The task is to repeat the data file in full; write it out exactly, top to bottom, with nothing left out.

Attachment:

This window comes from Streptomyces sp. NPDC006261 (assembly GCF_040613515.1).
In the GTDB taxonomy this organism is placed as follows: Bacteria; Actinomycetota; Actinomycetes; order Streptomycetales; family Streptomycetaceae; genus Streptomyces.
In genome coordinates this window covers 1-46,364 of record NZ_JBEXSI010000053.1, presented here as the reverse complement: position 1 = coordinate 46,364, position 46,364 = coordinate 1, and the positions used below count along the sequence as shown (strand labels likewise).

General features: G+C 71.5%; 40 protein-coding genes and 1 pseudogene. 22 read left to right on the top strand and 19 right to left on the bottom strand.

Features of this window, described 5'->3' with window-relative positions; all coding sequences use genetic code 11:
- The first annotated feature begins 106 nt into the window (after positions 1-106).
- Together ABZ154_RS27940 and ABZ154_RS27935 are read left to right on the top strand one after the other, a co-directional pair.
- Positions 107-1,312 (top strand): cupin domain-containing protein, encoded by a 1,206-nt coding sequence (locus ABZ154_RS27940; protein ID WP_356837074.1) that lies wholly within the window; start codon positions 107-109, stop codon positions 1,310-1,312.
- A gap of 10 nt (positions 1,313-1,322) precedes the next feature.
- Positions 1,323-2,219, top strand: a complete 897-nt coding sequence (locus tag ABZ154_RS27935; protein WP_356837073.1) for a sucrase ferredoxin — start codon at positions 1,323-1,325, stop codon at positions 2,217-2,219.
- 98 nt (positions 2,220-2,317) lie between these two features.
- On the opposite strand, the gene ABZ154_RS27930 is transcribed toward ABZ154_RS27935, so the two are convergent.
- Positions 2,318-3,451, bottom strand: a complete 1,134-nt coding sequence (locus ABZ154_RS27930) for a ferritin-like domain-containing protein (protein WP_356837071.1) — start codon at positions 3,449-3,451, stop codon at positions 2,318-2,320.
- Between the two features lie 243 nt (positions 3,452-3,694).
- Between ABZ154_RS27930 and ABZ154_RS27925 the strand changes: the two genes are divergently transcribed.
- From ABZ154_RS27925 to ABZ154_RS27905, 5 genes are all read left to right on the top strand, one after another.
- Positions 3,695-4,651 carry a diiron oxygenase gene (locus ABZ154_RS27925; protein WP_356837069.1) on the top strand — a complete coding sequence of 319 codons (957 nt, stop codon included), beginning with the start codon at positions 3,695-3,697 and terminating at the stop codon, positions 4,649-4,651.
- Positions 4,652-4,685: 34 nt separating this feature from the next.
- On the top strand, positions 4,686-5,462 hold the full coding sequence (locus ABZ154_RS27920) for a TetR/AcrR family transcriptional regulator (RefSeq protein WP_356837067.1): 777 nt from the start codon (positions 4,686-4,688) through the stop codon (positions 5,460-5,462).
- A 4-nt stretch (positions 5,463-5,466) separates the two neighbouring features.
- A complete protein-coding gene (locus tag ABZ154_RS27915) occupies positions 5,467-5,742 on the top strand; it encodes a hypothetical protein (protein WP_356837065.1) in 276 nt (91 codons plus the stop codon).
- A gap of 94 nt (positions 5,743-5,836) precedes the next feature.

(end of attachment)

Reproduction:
This window comes from Streptomyces sp. NPDC006261 (assembly GCF_040613515.1).
In the GTDB taxonomy this organism is placed as follows: Bacteria; Actinomycetota; Actinomycetes; order Streptomycetales; family Streptomycetaceae; genus Streptomyces.
In genome coordinates this window covers 1-46,364 of record NZ_JBEXSI010000053.1, presented here as the reverse complement: position 1 = coordinate 46,364, position 46,364 = coordinate 1, and the positions used below count along the sequence as shown (strand labels likewise).

General features: G+C 71.5%; 40 protein-coding genes and 1 pseudogene. 22 read left to right on the top strand and 19 right to left on the bottom strand.

Features of this window, described 5'->3' with window-relative positions; all coding sequences use genetic code 11:
- The first annotated feature begins 106 nt into the window (after positions 1-106).
- Together ABZ154_RS27940 and ABZ154_RS27935 are read left to right on the top strand one after the other, a co-directional pair.
- Positions 107-1,312 (top strand): cupin domain-containing protein, encoded by a 1,206-nt coding sequence (locus ABZ154_RS27940; protein ID WP_356837074.1) that lies wholly within the window; start codon positions 107-109, stop codon positions 1,310-1,312.
- A gap of 10 nt (positions 1,313-1,322) precedes the next feature.
- Positions 1,323-2,219, top strand: a complete 897-nt coding sequence (locus tag ABZ154_RS27935; protein WP_356837073.1) for a sucrase ferredoxin — start codon at positions 1,323-1,325, stop codon at positions 2,217-2,219.
- 98 nt (positions 2,220-2,317) lie between these two features.
- On the opposite strand, the gene ABZ154_RS27930 is transcribed toward ABZ154_RS27935, so the two are convergent.
- Positions 2,318-3,451, bottom strand: a complete 1,134-nt coding sequence (locus ABZ154_RS27930) for a ferritin-like domain-containing protein (protein WP_356837071.1) — start codon at positions 3,449-3,451, stop codon at positions 2,318-2,320.
- Between the two features lie 243 nt (positions 3,452-3,694).
- Between ABZ154_RS27930 and ABZ154_RS27925 the strand changes: the two genes are divergently transcribed.
- From ABZ154_RS27925 to ABZ154_RS27905, 5 genes are all read left to right on the top strand, one after another.
- Positions 3,695-4,651 carry a diiron oxygenase gene (locus ABZ154_RS27925; protein WP_356837069.1) on the top strand — a complete coding sequence of 319 codons (957 nt, stop codon included), beginning with the start codon at positions 3,695-3,697 and terminating at the stop codon, positions 4,649-4,651.
- Positions 4,652-4,685: 34 nt separating this feature from the next.
- On the top strand, positions 4,686-5,462 hold the full coding sequence (locus ABZ154_RS27920) for a TetR/AcrR family transcriptional regulator (RefSeq protein WP_356837067.1): 777 nt from the start codon (positions 4,686-4,688) through the stop codon (positions 5,460-5,462).
- A 4-nt stretch (positions 5,463-5,466) separates the two neighbouring features.
- A complete protein-coding gene (locus tag ABZ154_RS27915) occupies positions 5,467-5,742 on the top strand; it encodes a hypothetical protein (protein WP_356837065.1) in 276 nt (91 codons plus the stop codon).
- A gap of 94 nt (positions 5,743-5,836) precedes the next feature.